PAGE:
This series continues my interpretative response to the work of the Dutch Masters, through previous series Burnt Memory (2011), Unwritten Skin (2008), and Vanilla and Misfortune (2005). Now in Happy After Ever (2019) I enlist elements of landscape to further my investigation of notions of impermanence and turbulence caused by the impact of the digital in photography’s new realm. By placing the figure in inhospitable, timeless environments the work contemplates whether contemporary photography’s digital expression risks it’s legacy as lasting cultural artefact?
Within Happy Ever After my intention is to produce a series of photographs affirming the lasting power of the photographic image. In a current world where quantity seems the enemy of quality and the record history is at stake, this series asks whether the ubiquity of photography has threatened its authority as art, and at worst whether its practice remains a valid form of visual expression.
Surrealism has a long history in art and photography is not slow to follow. Whether employing a landscape backdrop or an overscaled still life of fruit behind a human figure (in this case a young woman embarking on life), the purpose is to disrupt ways of seeing, to lend a hyperreality to the image. The surprising narrative presented invites the viewer to complete their own narrative, to engage with life in the story and to awaken their intelligence and senses.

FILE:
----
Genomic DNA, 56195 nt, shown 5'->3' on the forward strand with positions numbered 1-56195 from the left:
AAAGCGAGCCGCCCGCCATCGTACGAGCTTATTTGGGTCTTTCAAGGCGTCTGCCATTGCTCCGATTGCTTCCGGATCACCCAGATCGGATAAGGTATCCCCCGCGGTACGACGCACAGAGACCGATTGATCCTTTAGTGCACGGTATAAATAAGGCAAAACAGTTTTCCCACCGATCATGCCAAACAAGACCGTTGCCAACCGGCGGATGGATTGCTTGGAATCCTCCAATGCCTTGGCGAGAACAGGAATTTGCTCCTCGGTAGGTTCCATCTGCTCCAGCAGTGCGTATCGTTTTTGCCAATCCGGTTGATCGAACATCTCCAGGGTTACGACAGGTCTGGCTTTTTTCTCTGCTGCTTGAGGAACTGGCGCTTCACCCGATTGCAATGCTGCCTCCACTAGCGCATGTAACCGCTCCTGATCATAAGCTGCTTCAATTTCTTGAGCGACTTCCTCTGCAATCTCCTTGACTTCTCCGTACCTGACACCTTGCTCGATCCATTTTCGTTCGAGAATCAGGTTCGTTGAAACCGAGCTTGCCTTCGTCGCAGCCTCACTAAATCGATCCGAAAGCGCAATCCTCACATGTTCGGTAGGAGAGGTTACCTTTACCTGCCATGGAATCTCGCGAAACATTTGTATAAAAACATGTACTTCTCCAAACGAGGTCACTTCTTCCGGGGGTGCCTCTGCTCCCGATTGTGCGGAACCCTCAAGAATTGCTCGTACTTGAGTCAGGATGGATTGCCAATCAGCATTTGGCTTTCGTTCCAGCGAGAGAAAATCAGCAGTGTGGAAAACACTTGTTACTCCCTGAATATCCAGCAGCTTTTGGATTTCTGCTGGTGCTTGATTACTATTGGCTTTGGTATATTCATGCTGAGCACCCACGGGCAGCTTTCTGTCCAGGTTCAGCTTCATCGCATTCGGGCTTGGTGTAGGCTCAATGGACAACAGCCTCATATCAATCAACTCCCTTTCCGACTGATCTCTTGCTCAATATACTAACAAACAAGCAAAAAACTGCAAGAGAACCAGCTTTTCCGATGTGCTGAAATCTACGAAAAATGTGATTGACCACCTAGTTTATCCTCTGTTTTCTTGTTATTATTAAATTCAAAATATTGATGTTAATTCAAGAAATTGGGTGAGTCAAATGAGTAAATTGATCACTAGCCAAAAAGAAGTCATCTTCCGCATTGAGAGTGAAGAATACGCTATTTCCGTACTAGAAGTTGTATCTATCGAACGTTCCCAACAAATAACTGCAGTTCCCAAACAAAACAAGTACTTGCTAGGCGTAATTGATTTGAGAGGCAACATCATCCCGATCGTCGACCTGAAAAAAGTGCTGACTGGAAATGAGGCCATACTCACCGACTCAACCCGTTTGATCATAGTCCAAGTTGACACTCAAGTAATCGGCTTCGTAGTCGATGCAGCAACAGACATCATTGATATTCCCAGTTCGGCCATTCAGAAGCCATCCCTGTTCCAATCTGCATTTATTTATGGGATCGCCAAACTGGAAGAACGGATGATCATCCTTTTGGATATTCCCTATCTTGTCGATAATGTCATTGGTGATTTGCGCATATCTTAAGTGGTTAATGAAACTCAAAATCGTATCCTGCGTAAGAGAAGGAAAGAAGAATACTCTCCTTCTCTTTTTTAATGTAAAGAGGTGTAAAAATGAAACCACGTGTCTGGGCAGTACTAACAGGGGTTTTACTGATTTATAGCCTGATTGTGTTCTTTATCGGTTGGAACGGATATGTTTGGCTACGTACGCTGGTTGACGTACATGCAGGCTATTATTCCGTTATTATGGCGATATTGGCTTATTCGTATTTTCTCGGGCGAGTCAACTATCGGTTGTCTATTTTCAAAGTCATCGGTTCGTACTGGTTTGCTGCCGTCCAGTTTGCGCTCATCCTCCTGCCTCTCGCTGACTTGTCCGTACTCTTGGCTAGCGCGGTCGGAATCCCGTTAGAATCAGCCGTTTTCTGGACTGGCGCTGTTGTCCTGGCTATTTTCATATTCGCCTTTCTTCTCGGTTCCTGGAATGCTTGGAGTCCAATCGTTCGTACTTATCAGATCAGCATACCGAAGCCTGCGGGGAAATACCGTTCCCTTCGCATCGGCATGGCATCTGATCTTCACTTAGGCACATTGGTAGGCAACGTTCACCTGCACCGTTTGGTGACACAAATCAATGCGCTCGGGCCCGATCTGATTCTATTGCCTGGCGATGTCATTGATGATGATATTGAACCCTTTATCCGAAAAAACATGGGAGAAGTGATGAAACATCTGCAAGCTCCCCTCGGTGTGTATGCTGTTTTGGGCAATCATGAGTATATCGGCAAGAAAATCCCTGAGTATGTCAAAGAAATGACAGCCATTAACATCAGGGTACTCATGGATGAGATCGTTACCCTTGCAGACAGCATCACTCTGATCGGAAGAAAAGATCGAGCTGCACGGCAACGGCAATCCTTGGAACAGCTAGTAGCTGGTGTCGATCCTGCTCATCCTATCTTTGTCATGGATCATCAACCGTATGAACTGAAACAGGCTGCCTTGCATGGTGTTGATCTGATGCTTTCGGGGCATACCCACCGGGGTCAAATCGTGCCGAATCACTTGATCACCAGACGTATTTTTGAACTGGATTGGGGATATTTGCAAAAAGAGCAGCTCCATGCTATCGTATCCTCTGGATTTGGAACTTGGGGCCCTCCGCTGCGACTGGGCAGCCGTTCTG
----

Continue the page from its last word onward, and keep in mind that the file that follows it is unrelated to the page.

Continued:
In these images I collaborate with me daughter as we engage in our lives both parallel and unique. They are drawn from life and therefore speak truths that only photography and the image can articulate. As such they are essential impressions of the real world as we repeat our journeys generation after generation. This is where history comes in.
Photography is capable of permanence both technically and emotionally as record. These qualities will never leave photography as long as we value it as art.